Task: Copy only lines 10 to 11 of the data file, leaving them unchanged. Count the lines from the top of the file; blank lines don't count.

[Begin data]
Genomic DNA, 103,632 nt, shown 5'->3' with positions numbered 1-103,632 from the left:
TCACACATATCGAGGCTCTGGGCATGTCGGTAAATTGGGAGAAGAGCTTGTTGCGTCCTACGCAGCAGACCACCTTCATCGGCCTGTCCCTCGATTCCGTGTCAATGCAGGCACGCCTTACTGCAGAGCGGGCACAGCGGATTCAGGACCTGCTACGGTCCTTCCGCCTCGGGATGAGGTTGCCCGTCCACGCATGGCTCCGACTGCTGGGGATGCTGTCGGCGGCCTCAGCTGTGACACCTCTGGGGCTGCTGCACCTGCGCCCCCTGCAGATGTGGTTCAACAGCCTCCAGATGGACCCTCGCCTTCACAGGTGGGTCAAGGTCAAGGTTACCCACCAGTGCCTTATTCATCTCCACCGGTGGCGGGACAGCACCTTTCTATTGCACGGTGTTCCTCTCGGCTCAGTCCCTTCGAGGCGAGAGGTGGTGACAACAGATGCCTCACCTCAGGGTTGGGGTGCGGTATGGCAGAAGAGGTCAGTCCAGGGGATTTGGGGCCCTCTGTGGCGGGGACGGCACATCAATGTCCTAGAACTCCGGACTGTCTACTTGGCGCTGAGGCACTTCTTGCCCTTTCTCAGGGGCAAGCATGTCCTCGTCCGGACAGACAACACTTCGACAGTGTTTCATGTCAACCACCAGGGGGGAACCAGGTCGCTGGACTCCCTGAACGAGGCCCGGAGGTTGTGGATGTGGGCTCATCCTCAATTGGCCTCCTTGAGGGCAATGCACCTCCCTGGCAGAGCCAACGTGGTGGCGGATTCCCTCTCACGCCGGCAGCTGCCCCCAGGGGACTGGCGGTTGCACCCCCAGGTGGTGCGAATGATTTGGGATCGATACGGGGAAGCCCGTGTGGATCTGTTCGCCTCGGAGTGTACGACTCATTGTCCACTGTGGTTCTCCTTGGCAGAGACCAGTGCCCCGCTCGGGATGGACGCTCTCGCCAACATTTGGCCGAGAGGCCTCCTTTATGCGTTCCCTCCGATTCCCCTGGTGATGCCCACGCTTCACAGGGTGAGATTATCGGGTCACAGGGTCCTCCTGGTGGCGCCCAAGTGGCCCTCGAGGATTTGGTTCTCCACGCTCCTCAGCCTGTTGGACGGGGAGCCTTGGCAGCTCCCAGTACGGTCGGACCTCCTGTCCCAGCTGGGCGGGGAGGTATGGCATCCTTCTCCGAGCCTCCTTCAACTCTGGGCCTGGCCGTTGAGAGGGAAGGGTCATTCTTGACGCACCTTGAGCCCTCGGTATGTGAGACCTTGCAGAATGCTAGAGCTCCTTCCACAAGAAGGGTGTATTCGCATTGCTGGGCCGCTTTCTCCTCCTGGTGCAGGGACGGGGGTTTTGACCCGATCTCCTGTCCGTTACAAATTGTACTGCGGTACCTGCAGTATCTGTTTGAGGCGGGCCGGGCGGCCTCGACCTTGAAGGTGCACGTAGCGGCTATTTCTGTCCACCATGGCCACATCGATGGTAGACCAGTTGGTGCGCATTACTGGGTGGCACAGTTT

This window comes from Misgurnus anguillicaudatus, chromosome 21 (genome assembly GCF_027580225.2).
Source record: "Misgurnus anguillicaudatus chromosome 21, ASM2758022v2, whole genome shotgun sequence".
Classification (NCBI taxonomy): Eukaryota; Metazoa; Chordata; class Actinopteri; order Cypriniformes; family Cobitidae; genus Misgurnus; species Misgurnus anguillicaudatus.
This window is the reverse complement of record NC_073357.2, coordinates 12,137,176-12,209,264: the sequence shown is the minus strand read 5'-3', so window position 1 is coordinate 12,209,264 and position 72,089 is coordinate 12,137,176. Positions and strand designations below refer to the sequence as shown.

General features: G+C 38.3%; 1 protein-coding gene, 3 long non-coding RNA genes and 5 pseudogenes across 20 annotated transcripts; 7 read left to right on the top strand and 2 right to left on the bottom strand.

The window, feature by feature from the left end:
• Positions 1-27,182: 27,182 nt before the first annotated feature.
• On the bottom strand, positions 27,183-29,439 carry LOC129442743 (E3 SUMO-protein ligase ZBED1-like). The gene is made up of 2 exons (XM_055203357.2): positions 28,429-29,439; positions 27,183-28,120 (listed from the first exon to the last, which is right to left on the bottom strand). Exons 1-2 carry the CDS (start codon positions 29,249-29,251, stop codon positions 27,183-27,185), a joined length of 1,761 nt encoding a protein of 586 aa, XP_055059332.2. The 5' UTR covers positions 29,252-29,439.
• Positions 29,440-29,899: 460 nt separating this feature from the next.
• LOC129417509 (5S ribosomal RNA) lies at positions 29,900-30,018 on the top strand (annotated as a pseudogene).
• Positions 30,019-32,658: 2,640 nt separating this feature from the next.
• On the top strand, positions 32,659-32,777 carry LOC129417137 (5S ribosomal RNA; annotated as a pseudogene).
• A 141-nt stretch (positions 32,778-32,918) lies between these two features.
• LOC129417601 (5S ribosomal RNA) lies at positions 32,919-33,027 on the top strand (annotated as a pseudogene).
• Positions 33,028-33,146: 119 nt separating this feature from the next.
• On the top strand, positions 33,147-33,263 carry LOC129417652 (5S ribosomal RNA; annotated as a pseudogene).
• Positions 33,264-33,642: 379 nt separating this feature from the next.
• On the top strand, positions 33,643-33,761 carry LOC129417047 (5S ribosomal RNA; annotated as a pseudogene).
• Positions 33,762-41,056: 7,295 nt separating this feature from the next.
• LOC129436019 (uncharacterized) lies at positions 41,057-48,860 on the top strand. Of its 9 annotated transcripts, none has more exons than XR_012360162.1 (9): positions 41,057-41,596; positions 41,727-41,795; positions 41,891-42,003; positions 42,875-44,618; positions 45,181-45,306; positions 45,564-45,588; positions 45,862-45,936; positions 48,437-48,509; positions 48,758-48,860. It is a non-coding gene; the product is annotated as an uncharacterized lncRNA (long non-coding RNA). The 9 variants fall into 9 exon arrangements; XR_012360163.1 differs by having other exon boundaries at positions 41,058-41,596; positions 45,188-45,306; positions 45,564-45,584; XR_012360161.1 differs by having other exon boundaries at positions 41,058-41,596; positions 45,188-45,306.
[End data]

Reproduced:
• On the bottom strand, positions 27,183-29,439 carry LOC129442743 (E3 SUMO-protein ligase ZBED1-like). The gene is made up of 2 exons (XM_055203357.2): positions 28,429-29,439; positions 27,183-28,120 (listed from the first exon to the last, which is right to left on the bottom strand). Exons 1-2 carry the CDS (start codon positions 29,249-29,251, stop codon positions 27,183-27,185), a joined length of 1,761 nt encoding a protein of 586 aa, XP_055059332.2. The 5' UTR covers positions 29,252-29,439.
• Positions 29,440-29,899: 460 nt separating this feature from the next.